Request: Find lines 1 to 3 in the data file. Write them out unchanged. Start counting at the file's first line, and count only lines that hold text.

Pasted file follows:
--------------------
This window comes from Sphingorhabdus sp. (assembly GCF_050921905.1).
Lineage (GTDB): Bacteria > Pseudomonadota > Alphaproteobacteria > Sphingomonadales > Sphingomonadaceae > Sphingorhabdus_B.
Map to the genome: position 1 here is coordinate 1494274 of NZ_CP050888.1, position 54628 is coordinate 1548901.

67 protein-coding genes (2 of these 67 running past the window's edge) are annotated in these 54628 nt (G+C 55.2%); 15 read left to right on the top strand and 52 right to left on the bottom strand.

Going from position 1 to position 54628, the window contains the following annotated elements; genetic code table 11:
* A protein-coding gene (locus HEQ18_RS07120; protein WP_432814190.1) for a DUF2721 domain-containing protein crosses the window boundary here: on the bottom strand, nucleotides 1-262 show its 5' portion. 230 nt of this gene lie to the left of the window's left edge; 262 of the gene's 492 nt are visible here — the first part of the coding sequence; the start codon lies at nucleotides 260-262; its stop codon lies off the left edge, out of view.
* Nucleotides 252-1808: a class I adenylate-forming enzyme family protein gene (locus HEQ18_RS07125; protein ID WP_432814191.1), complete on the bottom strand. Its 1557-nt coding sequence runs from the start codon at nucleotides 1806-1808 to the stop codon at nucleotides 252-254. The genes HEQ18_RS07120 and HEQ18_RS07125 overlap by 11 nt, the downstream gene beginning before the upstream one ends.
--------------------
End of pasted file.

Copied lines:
This window comes from Sphingorhabdus sp. (assembly GCF_050921905.1).
Lineage (GTDB): Bacteria > Pseudomonadota > Alphaproteobacteria > Sphingomonadales > Sphingomonadaceae > Sphingorhabdus_B.
Map to the genome: position 1 here is coordinate 1494274 of NZ_CP050888.1, position 54628 is coordinate 1548901.